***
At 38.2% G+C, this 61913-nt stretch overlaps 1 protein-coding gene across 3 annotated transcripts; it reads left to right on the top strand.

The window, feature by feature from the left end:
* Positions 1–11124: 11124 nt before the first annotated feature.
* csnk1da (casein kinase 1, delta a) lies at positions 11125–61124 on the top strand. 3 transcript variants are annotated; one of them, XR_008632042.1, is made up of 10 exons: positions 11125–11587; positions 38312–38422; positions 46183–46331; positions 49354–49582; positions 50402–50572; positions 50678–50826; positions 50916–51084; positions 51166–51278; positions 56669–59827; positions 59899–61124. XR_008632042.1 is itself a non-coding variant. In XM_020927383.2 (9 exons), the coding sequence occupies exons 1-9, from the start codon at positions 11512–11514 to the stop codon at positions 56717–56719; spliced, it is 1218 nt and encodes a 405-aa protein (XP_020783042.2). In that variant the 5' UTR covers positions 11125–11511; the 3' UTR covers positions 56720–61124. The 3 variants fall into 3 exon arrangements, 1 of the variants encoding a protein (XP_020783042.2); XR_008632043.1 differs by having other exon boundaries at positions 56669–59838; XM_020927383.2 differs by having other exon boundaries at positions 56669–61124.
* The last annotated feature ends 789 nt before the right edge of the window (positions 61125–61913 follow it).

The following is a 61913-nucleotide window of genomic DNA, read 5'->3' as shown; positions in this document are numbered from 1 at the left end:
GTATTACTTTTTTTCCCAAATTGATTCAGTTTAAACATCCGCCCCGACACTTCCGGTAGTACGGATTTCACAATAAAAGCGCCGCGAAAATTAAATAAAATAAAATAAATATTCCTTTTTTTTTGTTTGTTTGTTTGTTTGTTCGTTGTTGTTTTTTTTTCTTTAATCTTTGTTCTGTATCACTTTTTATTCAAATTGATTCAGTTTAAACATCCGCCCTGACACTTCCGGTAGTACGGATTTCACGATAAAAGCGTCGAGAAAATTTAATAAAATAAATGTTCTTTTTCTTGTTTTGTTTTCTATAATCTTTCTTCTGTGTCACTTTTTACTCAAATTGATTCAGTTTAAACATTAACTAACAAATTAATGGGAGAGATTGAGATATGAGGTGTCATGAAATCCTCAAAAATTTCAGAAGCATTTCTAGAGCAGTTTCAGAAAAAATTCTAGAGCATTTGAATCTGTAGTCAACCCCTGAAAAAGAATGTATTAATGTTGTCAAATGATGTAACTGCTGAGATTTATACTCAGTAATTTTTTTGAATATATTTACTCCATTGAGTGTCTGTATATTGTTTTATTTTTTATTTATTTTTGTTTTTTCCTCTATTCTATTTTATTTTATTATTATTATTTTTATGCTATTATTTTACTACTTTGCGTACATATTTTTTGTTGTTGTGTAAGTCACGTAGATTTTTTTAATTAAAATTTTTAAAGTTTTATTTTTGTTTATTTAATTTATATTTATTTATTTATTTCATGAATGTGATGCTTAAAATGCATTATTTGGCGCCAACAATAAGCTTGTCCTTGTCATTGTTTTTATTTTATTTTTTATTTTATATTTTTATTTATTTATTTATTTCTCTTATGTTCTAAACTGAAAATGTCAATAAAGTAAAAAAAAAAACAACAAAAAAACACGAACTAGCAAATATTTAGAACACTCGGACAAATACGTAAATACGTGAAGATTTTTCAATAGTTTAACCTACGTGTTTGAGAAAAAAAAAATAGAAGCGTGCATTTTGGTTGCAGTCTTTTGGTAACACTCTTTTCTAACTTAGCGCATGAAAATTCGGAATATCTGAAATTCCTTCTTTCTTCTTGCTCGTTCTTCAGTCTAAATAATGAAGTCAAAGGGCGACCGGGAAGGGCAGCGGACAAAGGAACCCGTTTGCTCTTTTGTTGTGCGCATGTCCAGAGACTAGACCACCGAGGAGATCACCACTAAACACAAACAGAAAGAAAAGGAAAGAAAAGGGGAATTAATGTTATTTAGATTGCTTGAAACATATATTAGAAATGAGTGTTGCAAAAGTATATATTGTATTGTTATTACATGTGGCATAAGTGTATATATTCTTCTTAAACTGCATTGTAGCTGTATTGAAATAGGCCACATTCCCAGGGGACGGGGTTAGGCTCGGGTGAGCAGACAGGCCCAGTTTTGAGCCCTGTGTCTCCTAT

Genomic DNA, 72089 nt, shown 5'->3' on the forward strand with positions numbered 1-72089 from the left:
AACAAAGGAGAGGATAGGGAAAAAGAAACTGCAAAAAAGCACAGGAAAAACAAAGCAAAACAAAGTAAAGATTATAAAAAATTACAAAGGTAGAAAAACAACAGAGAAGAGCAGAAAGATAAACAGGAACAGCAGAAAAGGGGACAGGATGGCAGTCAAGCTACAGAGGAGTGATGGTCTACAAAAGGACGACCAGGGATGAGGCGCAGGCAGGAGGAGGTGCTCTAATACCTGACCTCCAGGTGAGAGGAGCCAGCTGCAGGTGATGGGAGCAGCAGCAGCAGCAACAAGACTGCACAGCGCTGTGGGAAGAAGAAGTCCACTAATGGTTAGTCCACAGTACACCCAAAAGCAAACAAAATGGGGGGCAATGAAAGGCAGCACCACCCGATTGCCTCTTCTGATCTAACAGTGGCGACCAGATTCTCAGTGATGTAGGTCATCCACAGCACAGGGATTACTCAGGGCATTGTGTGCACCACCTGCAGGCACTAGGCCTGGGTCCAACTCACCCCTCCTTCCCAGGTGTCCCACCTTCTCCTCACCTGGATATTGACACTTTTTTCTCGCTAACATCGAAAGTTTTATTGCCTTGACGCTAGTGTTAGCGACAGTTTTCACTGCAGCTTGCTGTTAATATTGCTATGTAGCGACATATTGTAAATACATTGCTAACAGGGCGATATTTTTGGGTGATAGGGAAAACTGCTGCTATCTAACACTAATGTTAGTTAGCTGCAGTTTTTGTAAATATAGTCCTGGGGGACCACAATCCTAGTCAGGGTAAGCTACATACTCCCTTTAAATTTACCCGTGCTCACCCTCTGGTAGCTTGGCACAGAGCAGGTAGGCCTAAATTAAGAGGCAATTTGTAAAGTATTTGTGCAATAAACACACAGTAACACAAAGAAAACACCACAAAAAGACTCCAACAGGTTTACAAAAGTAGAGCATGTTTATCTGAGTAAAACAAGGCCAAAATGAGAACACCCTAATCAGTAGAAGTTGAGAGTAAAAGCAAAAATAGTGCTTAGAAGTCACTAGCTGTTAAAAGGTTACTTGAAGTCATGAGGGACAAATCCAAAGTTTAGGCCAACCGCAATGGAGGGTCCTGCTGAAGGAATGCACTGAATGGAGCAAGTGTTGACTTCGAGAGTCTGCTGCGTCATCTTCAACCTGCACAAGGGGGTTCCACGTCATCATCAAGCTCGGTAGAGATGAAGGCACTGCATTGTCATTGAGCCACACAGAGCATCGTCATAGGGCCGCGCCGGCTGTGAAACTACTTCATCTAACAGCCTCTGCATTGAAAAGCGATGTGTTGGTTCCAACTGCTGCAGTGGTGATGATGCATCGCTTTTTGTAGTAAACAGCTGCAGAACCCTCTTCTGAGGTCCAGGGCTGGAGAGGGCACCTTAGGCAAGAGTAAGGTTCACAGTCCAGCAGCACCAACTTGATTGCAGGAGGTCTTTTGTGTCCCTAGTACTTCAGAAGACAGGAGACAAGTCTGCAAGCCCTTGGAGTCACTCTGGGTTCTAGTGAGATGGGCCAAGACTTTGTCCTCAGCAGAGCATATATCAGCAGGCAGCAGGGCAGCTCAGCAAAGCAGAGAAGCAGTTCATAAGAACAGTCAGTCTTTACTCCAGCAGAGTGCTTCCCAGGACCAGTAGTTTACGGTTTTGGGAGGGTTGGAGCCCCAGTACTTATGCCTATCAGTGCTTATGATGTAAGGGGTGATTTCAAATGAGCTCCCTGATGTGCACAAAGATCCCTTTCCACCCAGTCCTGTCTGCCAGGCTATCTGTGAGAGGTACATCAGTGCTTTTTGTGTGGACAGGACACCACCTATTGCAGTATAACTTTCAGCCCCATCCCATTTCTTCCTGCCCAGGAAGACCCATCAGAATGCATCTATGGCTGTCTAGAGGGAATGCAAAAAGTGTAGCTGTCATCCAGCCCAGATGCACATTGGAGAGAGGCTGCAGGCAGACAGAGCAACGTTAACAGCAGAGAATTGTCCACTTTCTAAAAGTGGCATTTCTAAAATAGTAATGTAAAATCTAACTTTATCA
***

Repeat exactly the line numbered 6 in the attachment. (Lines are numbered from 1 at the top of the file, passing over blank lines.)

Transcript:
The following is a 61913-nucleotide window of genomic DNA, read 5'->3' as shown; positions in this document are numbered from 1 at the left end: